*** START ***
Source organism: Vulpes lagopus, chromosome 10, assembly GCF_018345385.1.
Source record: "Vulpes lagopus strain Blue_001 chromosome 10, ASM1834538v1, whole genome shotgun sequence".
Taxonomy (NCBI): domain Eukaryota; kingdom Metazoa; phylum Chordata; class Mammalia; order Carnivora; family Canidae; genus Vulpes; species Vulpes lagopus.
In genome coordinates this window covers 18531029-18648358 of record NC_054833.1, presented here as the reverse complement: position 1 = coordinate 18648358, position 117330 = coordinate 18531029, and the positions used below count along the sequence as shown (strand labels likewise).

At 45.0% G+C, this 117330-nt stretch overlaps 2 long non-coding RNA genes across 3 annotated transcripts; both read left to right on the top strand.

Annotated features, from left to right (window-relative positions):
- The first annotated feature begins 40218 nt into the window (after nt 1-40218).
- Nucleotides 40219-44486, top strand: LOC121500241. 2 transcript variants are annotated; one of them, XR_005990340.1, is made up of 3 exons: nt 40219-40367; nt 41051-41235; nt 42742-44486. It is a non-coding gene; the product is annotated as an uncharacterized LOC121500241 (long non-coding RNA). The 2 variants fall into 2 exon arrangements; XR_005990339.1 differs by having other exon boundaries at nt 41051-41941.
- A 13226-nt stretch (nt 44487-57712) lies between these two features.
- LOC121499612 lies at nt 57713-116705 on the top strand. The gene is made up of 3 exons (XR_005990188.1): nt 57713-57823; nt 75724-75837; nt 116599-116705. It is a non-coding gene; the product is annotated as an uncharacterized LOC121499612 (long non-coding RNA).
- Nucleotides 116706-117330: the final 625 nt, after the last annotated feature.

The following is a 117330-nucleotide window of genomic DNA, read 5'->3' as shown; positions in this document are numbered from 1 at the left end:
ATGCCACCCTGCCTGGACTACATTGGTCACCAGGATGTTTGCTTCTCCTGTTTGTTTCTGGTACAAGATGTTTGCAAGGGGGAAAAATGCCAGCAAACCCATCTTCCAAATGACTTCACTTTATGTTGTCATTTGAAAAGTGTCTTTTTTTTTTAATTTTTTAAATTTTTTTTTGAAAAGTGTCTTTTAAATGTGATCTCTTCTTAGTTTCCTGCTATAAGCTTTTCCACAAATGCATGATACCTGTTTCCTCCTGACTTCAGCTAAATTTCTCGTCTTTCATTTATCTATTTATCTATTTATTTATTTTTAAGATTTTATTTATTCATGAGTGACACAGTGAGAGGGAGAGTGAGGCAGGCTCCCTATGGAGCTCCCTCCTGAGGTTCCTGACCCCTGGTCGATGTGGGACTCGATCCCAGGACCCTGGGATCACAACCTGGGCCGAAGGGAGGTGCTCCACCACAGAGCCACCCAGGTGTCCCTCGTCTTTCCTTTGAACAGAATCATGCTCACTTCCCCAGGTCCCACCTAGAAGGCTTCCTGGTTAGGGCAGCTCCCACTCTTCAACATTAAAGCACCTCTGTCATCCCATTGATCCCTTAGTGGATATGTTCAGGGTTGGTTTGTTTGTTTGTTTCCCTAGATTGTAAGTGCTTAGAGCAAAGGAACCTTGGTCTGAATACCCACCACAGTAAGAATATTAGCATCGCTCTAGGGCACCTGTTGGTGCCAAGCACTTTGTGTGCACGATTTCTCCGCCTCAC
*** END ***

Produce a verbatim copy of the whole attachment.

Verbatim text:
Source organism: Vulpes lagopus, chromosome 10, assembly GCF_018345385.1.
Source record: "Vulpes lagopus strain Blue_001 chromosome 10, ASM1834538v1, whole genome shotgun sequence".
Taxonomy (NCBI): domain Eukaryota; kingdom Metazoa; phylum Chordata; class Mammalia; order Carnivora; family Canidae; genus Vulpes; species Vulpes lagopus.
In genome coordinates this window covers 18531029-18648358 of record NC_054833.1, presented here as the reverse complement: position 1 = coordinate 18648358, position 117330 = coordinate 18531029, and the positions used below count along the sequence as shown (strand labels likewise).

At 45.0% G+C, this 117330-nt stretch overlaps 2 long non-coding RNA genes across 3 annotated transcripts; both read left to right on the top strand.

Annotated features, from left to right (window-relative positions):
- The first annotated feature begins 40218 nt into the window (after nt 1-40218).
- Nucleotides 40219-44486, top strand: LOC121500241. 2 transcript variants are annotated; one of them, XR_005990340.1, is made up of 3 exons: nt 40219-40367; nt 41051-41235; nt 42742-44486. It is a non-coding gene; the product is annotated as an uncharacterized LOC121500241 (long non-coding RNA). The 2 variants fall into 2 exon arrangements; XR_005990339.1 differs by having other exon boundaries at nt 41051-41941.
- A 13226-nt stretch (nt 44487-57712) lies between these two features.
- LOC121499612 lies at nt 57713-116705 on the top strand. The gene is made up of 3 exons (XR_005990188.1): nt 57713-57823; nt 75724-75837; nt 116599-116705. It is a non-coding gene; the product is annotated as an uncharacterized LOC121499612 (long non-coding RNA).
- Nucleotides 116706-117330: the final 625 nt, after the last annotated feature.

The following is a 117330-nucleotide window of genomic DNA, read 5'->3' as shown; positions in this document are numbered from 1 at the left end:
ATGCCACCCTGCCTGGACTACATTGGTCACCAGGATGTTTGCTTCTCCTGTTTGTTTCTGGTACAAGATGTTTGCAAGGGGGAAAAATGCCAGCAAACCCATCTTCCAAATGACTTCACTTTATGTTGTCATTTGAAAAGTGTCTTTTTTTTTTAATTTTTTAAATTTTTTTTTGAAAAGTGTCTTTTAAATGTGATCTCTTCTTAGTTTCCTGCTATAAGCTTTTCCACAAATGCATGATACCTGTTTCCTCCTGACTTCAGCTAAATTTCTCGTCTTTCATTTATCTATTTATCTATTTATTTATTTTTAAGATTTTATTTATTCATGAGTGACACAGTGAGAGGGAGAGTGAGGCAGGCTCCCTATGGAGCTCCCTCCTGAGGTTCCTGACCCCTGGTCGATGTGGGACTCGATCCCAGGACCCTGGGATCACAACCTGGGCCGAAGGGAGGTGCTCCACCACAGAGCCACCCAGGTGTCCCTCGTCTTTCCTTTGAACAGAATCATGCTCACTTCCCCAGGTCCCACCTAGAAGGCTTCCTGGTTAGGGCAGCTCCCACTCTTCAACATTAAAGCACCTCTGTCATCCCATTGATCCCTTAGTGGATATGTTCAGGGTTGGTTTGTTTGTTTGTTTCCCTAGATTGTAAGTGCTTAGAGCAAAGGAACCTTGGTCTGAATACCCACCACAGTAAGAATATTAGCATCGCTCTAGGGCACCTGTTGGTGCCAAGCACTTTGTGTGCACGATTTCTCCGCCTCAC